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Column: The dilemma of believing

A guffaw was not the response I expected.
Bocca della Verita
Bocca della Verita (The Mouth of Truth) in Rome.

 A guffaw was not the response I expected. I’d asked a friend, a historian who was also a Dominican friar, if he could recommend a book about Lutheranism written by someone other than a Catholic or a Lutheran, explaining that I wanted an unbiased history. My wise friend knew, of course, that there could never be a neutral account of anything. Knowing what to believe is far from easy.

 Long ago, believing was a more straightforward process, if the history of the words belief and believe is to be believed. The Old English “belyfan” (to have confidence in a person) is the source of our word believe, together with an earlier form, “geleafa” (literally to hold dear, to love), which is also the source of the modern German “glauben” (to believe). An archaic word in that family still occasionally appears in English – the adverb lief, meaning dearly, gladly, willingly, used to indicate choice or preference. Belief, in Old English, signified confidence or faith; by the 16th century, it referred to the conviction of the truth of an alleged fact.

The second century Roman writer Aulus Gellius is credited with the saying, “Truth is the daughter of Time.” Josephine Tey, a Scottish writer of mystery stories, adopted the aphorism for the title of one of her most brilliant books, The Daughter of Time, published in 1951. In the story, Inspector Alan Grant of Scotland Yard lies in the hospital with a broken leg. A friend, aware that Grant is a physiognomist (one who studies faces to understand character), brings him pictures of historic people linked to mysteries. Grant’s attention is held by a portrait of someone who he decides has the look of a man “used to great responsibility, and responsible in his authority.” It turns out to be the Yorkist King Richard III (1452-1485), generally known as the murderer of his young nephews, the Princes in the Tower. Grant starts to chip away at the history of Richard III as recorded in schoolbooks and popular sources, eventually discovering that his villainous character was a myth fabricated by the Tudors to discredit the House of York.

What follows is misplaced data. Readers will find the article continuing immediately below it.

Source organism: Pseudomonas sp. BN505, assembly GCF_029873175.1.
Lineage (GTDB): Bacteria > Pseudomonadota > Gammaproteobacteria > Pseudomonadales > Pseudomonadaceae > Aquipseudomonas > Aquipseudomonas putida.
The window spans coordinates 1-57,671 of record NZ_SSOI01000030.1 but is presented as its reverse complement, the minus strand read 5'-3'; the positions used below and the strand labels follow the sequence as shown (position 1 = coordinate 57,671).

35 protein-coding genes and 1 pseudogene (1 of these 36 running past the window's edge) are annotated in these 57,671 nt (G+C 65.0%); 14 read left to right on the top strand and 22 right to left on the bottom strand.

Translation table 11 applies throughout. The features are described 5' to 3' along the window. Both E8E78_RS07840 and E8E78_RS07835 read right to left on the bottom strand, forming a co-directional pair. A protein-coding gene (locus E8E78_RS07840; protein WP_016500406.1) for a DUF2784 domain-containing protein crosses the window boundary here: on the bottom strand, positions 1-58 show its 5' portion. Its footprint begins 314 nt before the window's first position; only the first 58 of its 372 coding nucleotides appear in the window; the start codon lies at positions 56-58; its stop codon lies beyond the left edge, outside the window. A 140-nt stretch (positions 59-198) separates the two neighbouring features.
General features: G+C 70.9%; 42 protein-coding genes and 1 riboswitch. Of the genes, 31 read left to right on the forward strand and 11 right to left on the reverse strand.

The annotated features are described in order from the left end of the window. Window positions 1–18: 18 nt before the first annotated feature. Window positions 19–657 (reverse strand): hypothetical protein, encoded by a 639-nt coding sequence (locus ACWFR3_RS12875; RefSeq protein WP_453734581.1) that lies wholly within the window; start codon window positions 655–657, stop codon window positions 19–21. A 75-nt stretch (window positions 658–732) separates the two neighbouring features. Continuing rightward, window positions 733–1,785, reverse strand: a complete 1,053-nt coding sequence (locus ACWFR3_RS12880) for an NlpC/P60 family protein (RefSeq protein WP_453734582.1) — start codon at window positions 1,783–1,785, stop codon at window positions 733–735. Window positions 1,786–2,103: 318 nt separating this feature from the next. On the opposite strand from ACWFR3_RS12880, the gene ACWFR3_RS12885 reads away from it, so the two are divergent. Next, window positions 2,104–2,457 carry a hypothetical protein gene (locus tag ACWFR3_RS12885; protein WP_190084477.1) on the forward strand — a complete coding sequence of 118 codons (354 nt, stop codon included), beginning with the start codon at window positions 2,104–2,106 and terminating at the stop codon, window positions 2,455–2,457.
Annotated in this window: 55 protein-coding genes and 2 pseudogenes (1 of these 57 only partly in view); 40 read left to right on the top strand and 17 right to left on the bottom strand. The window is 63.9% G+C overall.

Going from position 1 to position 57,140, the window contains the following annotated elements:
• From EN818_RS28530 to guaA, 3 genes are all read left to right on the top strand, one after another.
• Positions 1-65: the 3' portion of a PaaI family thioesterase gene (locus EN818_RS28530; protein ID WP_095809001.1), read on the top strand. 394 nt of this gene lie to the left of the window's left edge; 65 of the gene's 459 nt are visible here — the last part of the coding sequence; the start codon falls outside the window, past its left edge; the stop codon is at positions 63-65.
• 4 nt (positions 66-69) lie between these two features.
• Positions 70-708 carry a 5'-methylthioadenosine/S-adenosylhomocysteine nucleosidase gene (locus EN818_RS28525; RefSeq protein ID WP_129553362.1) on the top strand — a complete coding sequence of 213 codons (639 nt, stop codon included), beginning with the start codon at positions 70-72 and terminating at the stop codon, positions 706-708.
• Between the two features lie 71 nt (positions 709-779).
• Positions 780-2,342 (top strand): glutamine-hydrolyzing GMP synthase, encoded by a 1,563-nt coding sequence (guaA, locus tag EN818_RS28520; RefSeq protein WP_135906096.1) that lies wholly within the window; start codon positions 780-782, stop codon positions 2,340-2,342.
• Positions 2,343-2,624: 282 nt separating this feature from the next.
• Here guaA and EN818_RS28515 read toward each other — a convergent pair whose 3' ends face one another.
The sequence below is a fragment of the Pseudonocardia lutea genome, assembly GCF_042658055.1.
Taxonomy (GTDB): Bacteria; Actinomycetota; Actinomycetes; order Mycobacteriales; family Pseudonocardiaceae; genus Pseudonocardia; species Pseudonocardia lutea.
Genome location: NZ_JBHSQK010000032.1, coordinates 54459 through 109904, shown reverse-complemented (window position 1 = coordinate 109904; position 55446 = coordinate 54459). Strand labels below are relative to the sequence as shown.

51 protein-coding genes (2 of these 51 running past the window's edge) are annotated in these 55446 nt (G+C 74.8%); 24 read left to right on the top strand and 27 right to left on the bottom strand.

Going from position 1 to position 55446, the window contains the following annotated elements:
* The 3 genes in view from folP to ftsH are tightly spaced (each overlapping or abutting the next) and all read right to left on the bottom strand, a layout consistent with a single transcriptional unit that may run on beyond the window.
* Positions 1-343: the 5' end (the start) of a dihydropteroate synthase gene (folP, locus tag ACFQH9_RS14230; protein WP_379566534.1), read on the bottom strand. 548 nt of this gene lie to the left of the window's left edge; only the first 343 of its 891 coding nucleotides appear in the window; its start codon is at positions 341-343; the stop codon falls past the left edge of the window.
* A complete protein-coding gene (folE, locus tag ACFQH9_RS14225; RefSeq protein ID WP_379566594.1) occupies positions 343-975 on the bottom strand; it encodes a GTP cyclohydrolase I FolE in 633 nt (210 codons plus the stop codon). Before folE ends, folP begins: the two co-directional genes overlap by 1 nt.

Propaganda is what we would call such a ploy today. (Propaganda originally referred to the “Congregatio de Propaganda Fide,” a congregation of cardinals established by Pope Gregory XV in 1622 to oversee missionary work. By World War I, propaganda had acquired a political significance, and that is how the term is now commonly used). We’re getting a lot of propaganda from President Trump and his team, directed against anything and anyone standing in his way. President Trump, on the other hand, complains that his adversaries are propagandising against him. He calls it fake news. He doesn’t accept what his adversaries say, and his adversaries don’t accept what he says. 

How are we (that is, the rest of the world) supposed to know or be able to decide what to believe? Many, especially of the younger generation, have lost their critical faculty and probably won’t find it again until someone invents an app for the purpose. What about common sense and common knowledge? Those, too, got lost somewhere along the way. They’ve been replaced by the University of Google.

So what should we do? Well, we should keep asking questions as we quest (both words have their root in the Latin “quaerere,” to ask, seek) after truth. And we should pay attention to any niggling feeling that we haven’t been told the whole story. Sometimes it’s what’s missing that leads to the truth – think of Conan Doyle’s “The Adventure of Silver Blaze,” in which Sherlock Holmes questions why the dog did not bark in the night. Finally, we should keep an open mind, hone our critical skills (and if we don’t have any to hone, we should hurry up and get some), and never ever stop wondering.

Sabine Eiche is a writer and art historian (